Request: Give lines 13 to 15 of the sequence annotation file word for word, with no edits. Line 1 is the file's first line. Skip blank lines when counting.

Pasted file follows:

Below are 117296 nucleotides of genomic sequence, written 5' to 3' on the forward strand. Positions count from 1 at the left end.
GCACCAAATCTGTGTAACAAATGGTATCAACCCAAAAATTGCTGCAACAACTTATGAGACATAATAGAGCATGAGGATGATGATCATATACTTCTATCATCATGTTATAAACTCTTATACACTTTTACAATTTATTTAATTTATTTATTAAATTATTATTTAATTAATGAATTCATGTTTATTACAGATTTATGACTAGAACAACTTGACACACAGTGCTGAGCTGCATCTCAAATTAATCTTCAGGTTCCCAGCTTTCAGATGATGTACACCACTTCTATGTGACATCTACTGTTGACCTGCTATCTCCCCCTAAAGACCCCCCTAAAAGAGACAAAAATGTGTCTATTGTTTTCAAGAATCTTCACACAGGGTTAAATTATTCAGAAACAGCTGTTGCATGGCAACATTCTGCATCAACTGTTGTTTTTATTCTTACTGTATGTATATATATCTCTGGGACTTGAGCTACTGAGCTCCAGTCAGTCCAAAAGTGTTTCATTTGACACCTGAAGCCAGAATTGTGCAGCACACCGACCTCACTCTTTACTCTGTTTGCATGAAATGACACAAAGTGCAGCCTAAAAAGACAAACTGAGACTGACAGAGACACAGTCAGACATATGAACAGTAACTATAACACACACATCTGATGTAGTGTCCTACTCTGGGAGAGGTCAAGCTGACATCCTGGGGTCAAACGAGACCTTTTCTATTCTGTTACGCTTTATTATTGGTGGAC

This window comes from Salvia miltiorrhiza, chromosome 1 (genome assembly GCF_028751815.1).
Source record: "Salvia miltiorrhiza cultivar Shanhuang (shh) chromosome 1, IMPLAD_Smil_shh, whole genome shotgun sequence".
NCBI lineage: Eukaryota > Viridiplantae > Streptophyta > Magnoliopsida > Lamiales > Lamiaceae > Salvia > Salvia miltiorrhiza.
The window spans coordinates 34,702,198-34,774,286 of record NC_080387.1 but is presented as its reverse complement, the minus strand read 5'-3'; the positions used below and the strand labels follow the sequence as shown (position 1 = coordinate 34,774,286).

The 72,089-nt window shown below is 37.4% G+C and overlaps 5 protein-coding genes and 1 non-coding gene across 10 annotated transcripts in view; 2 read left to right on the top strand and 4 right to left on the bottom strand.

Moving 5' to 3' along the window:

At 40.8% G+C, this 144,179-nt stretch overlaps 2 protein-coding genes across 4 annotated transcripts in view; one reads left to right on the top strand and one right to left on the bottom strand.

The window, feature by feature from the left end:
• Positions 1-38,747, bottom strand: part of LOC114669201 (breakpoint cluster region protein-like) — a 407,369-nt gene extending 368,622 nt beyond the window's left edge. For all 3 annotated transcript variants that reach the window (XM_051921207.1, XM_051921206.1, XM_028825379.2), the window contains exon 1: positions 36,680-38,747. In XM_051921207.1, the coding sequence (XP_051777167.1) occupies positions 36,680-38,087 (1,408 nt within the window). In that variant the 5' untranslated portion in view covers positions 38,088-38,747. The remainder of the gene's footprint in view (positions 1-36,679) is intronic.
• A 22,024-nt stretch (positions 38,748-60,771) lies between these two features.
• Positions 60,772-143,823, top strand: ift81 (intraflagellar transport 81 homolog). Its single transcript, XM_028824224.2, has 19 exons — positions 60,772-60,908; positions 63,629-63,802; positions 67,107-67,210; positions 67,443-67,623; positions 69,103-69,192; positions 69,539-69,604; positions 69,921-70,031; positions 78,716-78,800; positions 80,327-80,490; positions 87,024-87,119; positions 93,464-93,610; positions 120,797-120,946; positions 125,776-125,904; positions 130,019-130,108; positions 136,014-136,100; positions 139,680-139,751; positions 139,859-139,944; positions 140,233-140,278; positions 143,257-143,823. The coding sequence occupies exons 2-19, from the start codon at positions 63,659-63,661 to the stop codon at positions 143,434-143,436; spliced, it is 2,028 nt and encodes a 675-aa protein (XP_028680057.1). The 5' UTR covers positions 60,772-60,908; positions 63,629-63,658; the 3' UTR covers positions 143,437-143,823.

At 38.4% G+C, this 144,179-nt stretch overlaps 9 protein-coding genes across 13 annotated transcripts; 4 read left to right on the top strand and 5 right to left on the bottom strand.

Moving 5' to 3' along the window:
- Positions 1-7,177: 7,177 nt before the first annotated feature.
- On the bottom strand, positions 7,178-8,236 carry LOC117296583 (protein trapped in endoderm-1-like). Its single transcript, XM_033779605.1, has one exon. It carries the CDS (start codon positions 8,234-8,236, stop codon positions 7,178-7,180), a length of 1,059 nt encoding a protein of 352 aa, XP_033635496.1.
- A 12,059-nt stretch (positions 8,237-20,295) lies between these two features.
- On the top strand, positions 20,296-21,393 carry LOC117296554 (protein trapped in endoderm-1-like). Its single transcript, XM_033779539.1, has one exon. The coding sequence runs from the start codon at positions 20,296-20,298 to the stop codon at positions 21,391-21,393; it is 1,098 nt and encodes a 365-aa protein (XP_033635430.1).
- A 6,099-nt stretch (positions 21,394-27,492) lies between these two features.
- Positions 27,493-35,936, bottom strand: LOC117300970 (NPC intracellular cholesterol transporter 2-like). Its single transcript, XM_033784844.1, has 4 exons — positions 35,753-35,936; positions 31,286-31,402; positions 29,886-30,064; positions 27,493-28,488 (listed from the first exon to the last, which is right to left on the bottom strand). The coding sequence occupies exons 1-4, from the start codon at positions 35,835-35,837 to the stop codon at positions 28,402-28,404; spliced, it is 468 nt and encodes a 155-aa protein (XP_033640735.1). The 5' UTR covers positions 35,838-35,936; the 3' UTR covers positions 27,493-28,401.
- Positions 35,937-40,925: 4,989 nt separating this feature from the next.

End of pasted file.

• Positions 60,772-143,823, top strand: ift81 (intraflagellar transport 81 homolog). Its single transcript, XM_028824224.2, has 19 exons — positions 60,772-60,908; positions 63,629-63,802; positions 67,107-67,210; positions 67,443-67,623; positions 69,103-69,192; positions 69,539-69,604; positions 69,921-70,031; positions 78,716-78,800; positions 80,327-80,490; positions 87,024-87,119; positions 93,464-93,610; positions 120,797-120,946; positions 125,776-125,904; positions 130,019-130,108; positions 136,014-136,100; positions 139,680-139,751; positions 139,859-139,944; positions 140,233-140,278; positions 143,257-143,823. The coding sequence occupies exons 2-19, from the start codon at positions 63,659-63,661 to the stop codon at positions 143,434-143,436; spliced, it is 2,028 nt and encodes a 675-aa protein (XP_028680057.1). The 5' UTR covers positions 60,772-60,908; positions 63,629-63,658; the 3' UTR covers positions 143,437-143,823.

At 38.4% G+C, this 144,179-nt stretch overlaps 9 protein-coding genes across 13 annotated transcripts; 4 read left to right on the top strand and 5 right to left on the bottom strand.

Moving 5' to 3' along the window: